How to remain competitive as an outsourcing company in today's ever-changing market? This is a question that more and more companies are asking themselves, and Provan is no different. Their solution lies in a completely new approach to the customer-supplier relationship.
Discover Provan, Factory of the Future 2020 in video:
An obsession with innovation
Being able to put a Factory of the Future trophy on your mantelpiece is a nice reward but should not be a goal in itself. Rather, it should be a milestone and a nice incentive to continue on the path you have taken. Provan, an early winner of the ‘Factory of the Future’ award in 2015, perfectly exemplifies this statement. A constant obsession with innovation and optimisation enabled Provan to win this prestigious award a second time in 2018. Quick Response Manufacturing & Early Supplier Involvement are two important pillars in this story and provide an important foundation for continued excellence.
We talked with CEO Peter Tans who enthusiastically told us the company’s story.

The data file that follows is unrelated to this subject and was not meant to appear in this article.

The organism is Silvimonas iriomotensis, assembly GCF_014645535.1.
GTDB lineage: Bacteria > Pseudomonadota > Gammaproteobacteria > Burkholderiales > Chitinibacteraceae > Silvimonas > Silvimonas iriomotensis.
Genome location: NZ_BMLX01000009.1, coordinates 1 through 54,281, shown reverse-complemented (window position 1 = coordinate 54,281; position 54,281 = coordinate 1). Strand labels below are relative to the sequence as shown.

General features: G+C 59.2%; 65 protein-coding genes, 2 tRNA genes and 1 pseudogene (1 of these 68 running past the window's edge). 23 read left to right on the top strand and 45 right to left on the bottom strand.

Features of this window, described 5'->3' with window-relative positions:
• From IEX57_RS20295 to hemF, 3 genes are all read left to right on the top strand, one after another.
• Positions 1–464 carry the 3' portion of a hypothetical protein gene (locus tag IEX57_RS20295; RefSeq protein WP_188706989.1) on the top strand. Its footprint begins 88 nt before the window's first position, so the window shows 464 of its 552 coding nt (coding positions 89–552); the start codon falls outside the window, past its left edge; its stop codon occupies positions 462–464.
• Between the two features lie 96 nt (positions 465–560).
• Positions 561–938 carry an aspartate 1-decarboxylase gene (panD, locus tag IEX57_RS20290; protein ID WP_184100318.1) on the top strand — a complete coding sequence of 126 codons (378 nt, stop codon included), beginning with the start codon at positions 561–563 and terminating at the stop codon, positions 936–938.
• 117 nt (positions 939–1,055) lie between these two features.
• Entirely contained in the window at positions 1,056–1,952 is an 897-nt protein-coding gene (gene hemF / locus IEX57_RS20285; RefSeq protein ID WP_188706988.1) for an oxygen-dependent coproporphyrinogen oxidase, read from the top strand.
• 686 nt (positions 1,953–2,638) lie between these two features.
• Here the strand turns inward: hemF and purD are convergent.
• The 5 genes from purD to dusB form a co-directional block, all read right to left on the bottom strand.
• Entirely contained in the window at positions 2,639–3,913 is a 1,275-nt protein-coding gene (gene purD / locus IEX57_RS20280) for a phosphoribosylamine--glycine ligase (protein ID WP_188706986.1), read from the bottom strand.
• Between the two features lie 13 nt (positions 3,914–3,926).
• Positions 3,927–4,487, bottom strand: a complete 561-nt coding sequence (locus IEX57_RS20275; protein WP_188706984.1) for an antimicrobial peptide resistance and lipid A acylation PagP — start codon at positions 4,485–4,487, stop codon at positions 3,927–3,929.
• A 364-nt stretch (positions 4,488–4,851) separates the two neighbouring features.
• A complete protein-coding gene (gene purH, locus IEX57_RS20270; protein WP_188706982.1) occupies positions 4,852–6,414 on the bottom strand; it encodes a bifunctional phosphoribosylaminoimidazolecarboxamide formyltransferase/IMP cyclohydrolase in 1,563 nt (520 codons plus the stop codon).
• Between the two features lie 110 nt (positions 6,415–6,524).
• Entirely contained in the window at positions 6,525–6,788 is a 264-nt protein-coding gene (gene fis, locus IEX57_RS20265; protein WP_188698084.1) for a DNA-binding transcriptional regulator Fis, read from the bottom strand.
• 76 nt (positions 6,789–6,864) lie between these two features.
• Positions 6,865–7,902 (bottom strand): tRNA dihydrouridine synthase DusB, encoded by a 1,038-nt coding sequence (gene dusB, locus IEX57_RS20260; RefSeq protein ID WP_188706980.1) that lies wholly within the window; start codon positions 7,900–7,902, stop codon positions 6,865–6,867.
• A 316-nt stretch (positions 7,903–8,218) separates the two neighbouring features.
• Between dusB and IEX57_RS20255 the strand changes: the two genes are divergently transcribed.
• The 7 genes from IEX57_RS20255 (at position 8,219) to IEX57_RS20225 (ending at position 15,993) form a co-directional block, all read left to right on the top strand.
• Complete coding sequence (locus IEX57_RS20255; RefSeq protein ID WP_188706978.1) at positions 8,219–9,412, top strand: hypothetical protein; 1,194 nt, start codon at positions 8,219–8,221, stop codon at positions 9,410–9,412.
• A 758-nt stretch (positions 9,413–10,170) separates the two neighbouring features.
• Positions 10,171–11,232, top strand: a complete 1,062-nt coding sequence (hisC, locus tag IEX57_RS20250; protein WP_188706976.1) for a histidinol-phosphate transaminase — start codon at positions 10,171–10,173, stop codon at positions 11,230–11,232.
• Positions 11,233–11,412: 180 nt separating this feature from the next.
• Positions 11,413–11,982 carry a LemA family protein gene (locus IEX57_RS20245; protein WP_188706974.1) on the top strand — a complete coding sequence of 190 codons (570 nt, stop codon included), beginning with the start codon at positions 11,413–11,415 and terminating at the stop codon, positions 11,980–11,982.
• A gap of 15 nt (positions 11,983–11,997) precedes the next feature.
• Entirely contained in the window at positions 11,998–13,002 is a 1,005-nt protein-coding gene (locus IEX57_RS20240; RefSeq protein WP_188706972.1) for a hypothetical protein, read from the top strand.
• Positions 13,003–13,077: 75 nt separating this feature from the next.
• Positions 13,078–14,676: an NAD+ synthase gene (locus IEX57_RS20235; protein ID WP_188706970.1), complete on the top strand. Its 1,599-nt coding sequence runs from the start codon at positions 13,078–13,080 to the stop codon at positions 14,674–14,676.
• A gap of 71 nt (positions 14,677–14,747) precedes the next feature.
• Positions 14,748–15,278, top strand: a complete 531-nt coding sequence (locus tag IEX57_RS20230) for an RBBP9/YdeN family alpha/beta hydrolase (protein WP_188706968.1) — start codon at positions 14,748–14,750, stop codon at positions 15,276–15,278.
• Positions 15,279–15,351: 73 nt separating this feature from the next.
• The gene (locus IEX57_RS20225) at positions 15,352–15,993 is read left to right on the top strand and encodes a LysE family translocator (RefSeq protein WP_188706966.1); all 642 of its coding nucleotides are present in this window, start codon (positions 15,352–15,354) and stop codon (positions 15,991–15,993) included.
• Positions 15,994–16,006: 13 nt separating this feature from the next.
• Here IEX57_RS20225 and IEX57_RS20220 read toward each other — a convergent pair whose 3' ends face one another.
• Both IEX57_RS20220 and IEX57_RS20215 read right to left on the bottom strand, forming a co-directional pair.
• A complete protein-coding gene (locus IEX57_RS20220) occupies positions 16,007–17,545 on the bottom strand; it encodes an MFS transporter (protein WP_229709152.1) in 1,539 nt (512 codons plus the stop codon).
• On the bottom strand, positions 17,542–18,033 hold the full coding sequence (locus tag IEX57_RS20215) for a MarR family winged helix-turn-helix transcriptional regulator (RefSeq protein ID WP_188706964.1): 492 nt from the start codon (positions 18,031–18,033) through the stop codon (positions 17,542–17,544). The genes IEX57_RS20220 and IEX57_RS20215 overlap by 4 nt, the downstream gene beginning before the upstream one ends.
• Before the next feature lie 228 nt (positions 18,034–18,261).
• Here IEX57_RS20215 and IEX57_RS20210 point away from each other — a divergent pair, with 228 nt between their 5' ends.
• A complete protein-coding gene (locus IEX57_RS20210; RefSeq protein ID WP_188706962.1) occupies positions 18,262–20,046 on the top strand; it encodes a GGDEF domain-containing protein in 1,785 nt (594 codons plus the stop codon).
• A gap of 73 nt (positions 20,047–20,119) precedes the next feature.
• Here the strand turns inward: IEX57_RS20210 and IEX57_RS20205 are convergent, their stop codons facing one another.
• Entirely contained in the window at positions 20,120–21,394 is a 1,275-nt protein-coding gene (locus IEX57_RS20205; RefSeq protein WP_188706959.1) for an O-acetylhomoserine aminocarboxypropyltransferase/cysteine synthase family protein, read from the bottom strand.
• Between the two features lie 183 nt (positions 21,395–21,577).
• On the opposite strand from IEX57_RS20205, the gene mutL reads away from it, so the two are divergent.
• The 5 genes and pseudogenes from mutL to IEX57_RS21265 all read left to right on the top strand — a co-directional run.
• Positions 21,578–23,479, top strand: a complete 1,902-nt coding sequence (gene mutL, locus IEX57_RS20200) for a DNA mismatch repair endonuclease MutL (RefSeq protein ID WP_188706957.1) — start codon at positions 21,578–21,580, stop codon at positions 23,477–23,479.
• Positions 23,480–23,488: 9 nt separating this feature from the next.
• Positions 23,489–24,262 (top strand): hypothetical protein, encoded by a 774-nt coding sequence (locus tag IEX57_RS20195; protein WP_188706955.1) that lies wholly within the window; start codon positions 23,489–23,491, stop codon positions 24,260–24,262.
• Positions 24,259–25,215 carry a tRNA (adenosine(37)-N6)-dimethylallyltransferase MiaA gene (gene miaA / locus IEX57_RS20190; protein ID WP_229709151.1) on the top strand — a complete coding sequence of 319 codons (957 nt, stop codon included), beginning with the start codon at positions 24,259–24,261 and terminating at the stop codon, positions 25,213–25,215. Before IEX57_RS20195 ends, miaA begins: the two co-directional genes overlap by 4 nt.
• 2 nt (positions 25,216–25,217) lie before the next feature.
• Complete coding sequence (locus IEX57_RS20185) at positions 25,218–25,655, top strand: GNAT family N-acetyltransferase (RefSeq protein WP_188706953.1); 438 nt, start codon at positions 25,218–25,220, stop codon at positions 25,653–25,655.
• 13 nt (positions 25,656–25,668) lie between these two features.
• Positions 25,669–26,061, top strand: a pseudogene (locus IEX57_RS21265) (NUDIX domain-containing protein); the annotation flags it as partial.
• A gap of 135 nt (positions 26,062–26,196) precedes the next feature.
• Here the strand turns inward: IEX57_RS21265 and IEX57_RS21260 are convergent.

“We are a subcontractor in the metal industry, offering steel, aluminium and stainless-steel parts in a one-stop-shop approach. Our speciality is welding work, laser machining and sheet metal work, profile machining and assembly tasks. We try to produce the required parts from A to Z in-house and this approach is attractive. Since our beginnings in 1998, we have grown to become a flourishing company that now employs 75 people and has an annual turnover of just over €12 million.”
Advanced Manufacturing Technologies
Quick Response Manufacturing
"Our first recognition as a Factory of the Future stemmed mainly from the implementation of a QRM (Quick Response Manufacturing) methodology. One of the main pillars of this corporate philosophy is to keep idle time - the time lost between two process steps - to a minimum."